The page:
There was Trouble in Paradise when Herbert Marshall and Miriam Hopkins were seen romancing each other in the 1930s romcom. Mischief-makers Gaston Monescu and Lily, the respective male and female leads, were cons masquerading as members of royal families.
In recent times, San Francisco’s Tosca Café saw some trouble in their culinary paradise—the bar was facing eviction issues. Sean Penn came to the rescue and brought in celebrity chefs, Ken Friedman and April Bloomfield to revive the place. Isaac Shumway improvised the bar. He devised a cocktail menu that has a balanced mix of the old and the new. Trouble in Paradise is a bridge between the two. It is essentially an aperitif-style cocktail. Black peppercorn, basil, and Campari cleanses and opens up your palate right before a meal.
Mix your own Trouble in Paradise
Make the Honey Syrup
Take a cup of hot water and half a cup of honey. Stir them until they are well combined. Let it cool. Then store it in an airtight container.
Make the Black Pepper Tincture
Take 180mls of Everclear. Add 60gms of whole black peppercorns. Let it soak for 4 days. Strain it twice in those 4 days. Store it in an airtight container.
Mix your cocktail
Combine 30mls of Wild Turkey, 30mls of Campari, 22 mls of lemon juice, 22 mls of grapefruit juice, 15 mls of the Honey Syrup, 3-5 basil leaves and 2 dashes of Black Pepper Tincture in a cocktail shaker. Add ice chunks and shake well. Take an old fashioned glass, add a few ice cubes, and your cocktail. Serve with fresh basil leaves.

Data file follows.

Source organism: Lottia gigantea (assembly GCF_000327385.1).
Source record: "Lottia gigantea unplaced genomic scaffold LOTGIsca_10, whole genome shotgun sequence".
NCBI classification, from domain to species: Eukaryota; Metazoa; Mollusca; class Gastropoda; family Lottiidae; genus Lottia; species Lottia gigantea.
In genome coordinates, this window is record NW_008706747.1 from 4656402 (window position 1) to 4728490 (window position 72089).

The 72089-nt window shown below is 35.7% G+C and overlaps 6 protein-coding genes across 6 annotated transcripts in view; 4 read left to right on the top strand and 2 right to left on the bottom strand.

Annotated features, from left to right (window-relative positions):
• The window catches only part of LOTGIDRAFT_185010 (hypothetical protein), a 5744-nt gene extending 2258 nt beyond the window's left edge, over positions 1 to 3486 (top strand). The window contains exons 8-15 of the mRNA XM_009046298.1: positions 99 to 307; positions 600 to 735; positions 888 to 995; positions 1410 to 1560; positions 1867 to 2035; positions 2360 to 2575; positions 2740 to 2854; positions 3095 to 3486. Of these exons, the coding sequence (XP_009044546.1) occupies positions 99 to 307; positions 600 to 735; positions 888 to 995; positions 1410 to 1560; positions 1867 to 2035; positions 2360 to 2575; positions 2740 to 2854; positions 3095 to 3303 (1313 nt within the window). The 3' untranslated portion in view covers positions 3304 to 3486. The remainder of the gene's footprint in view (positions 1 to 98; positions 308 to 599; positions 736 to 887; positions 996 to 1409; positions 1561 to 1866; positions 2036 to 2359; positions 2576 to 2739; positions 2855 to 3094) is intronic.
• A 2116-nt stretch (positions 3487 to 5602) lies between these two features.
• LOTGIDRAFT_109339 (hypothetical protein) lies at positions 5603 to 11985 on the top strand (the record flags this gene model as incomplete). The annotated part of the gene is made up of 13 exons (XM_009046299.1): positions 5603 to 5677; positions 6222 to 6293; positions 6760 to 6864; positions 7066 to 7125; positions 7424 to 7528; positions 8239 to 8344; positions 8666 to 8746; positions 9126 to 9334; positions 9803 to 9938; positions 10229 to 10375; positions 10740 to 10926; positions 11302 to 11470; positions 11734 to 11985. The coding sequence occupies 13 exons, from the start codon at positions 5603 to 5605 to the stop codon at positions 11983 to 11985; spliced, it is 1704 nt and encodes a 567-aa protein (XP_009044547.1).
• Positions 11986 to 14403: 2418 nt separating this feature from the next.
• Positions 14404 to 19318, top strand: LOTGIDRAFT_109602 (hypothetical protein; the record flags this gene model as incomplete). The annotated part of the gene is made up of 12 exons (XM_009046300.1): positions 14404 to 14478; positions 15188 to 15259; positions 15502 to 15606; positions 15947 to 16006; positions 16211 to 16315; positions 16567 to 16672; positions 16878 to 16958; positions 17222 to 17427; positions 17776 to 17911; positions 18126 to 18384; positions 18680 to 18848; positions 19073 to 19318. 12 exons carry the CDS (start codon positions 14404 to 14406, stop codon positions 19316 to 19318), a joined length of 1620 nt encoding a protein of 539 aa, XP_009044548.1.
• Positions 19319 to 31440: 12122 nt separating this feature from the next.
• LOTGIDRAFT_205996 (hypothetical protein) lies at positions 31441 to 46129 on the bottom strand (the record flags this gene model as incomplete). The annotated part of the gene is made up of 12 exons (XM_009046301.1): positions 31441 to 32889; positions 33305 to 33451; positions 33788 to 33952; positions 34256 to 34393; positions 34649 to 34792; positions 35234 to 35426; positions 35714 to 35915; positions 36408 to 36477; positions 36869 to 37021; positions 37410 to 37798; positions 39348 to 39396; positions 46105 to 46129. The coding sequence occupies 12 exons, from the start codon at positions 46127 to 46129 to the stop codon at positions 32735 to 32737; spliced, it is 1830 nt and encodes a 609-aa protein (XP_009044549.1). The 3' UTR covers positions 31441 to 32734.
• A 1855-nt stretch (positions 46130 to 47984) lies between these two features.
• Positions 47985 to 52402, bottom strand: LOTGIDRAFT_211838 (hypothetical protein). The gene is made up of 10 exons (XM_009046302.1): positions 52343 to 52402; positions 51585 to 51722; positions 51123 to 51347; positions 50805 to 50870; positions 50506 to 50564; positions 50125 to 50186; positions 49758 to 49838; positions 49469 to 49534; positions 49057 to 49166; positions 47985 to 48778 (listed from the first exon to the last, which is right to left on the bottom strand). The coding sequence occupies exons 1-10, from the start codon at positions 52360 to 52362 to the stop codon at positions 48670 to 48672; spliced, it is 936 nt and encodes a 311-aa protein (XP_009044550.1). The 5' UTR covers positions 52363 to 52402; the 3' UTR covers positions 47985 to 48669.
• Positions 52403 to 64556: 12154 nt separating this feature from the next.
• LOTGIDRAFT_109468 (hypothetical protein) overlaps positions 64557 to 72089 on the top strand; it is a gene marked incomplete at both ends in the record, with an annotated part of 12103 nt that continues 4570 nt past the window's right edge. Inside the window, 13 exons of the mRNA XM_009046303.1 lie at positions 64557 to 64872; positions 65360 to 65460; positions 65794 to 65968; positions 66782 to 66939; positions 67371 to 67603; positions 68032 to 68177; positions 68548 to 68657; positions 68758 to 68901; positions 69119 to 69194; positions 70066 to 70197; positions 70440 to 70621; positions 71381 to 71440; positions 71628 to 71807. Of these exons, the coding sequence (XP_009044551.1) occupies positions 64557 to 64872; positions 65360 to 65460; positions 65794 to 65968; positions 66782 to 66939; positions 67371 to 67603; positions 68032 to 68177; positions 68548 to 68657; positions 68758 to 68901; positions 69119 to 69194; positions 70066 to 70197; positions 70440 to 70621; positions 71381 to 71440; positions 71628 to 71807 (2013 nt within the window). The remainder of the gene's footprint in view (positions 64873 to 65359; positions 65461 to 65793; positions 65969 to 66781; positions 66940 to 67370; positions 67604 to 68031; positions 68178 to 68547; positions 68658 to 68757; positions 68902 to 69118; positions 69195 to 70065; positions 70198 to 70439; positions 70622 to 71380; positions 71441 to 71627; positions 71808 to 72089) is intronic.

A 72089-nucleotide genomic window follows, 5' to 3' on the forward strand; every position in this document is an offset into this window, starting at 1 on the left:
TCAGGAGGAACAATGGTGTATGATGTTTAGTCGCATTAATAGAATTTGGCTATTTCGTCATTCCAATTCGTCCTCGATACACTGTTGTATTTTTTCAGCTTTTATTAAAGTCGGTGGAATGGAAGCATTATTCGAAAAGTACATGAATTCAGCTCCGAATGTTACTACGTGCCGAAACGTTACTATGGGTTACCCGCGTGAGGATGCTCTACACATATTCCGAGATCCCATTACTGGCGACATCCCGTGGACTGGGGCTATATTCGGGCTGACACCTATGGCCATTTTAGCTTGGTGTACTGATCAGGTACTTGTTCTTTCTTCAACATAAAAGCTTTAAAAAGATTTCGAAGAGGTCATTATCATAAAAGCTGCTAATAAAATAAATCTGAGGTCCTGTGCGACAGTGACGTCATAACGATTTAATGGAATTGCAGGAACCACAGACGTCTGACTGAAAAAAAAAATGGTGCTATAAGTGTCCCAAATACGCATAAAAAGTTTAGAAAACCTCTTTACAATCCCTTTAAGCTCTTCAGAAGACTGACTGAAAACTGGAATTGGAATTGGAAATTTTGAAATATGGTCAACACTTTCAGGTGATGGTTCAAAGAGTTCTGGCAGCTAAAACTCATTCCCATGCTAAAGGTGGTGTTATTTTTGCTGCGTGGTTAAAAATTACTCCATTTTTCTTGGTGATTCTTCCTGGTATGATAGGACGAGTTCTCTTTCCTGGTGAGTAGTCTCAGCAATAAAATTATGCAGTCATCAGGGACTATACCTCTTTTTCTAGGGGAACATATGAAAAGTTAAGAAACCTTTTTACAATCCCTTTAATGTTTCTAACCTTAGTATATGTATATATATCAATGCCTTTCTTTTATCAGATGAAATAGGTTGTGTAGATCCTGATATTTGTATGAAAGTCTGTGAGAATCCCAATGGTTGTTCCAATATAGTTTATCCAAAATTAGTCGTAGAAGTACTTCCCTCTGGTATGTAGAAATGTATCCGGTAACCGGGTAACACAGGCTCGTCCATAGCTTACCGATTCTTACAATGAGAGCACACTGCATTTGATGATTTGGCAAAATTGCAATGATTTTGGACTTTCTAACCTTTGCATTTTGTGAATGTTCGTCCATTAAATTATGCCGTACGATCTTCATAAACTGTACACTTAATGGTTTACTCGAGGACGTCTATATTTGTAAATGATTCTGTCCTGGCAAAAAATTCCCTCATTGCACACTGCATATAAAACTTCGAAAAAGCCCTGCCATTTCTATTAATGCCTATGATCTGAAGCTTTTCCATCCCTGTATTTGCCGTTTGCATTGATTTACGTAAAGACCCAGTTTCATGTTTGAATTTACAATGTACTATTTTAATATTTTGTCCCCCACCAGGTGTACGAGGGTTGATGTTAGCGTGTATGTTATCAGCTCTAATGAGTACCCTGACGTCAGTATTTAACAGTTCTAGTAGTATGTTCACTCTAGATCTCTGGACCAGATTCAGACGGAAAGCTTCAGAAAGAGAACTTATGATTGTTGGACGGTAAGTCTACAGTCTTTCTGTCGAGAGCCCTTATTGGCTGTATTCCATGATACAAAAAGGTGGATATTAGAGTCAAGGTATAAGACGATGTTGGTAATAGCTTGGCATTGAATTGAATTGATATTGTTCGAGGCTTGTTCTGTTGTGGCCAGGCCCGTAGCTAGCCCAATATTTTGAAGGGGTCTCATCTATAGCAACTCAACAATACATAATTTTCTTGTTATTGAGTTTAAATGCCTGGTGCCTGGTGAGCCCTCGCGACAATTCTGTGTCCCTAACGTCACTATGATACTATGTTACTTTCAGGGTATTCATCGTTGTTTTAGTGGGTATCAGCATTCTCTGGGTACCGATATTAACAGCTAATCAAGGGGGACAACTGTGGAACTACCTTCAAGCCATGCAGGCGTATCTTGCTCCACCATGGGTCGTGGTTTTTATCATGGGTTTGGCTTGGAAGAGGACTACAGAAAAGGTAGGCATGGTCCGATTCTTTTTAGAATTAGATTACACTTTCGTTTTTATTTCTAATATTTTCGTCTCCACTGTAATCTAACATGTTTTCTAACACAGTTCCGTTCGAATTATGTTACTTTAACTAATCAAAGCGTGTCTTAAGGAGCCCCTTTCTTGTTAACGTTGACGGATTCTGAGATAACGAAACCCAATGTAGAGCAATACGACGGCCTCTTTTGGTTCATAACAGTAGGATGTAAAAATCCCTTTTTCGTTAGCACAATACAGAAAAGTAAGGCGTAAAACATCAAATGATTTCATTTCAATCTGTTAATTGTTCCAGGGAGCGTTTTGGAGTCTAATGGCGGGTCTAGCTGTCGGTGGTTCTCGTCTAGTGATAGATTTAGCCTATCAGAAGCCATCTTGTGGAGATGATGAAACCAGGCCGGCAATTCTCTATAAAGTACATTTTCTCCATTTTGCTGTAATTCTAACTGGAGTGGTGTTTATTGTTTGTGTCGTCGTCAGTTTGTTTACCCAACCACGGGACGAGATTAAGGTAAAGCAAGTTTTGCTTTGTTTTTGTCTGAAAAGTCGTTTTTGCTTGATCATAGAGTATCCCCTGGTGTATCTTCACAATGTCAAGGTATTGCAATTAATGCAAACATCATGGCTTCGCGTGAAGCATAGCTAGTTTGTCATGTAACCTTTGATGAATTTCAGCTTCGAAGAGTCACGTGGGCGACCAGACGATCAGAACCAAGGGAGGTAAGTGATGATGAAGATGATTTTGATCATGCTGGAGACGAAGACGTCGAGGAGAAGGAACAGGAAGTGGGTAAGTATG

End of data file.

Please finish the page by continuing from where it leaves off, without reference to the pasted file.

While in Tokyo a couple of years ago, I walked into Bar Helissio for an afternoon tipple.
The highball is probably one of the most common whisky drinks consumed around the world with the most famous variant being ye olde Scotch and Soda. However, the whisky highball can come in many shades but the most distinguishable feature of this mix is the tall glass of ice! The origin story of this familiar drink, however, has been lost in the meanders of time.
The cocktail called “Hot Blooded” gets its name from the ingredients it is made from. A bright, fiery crimson, this concoction mainly comprises of hot peppers and blood oranges (and whisky of course), making it a drink with a refreshing bite. The state you are left in after finishing one such drink may also have something to do with its name!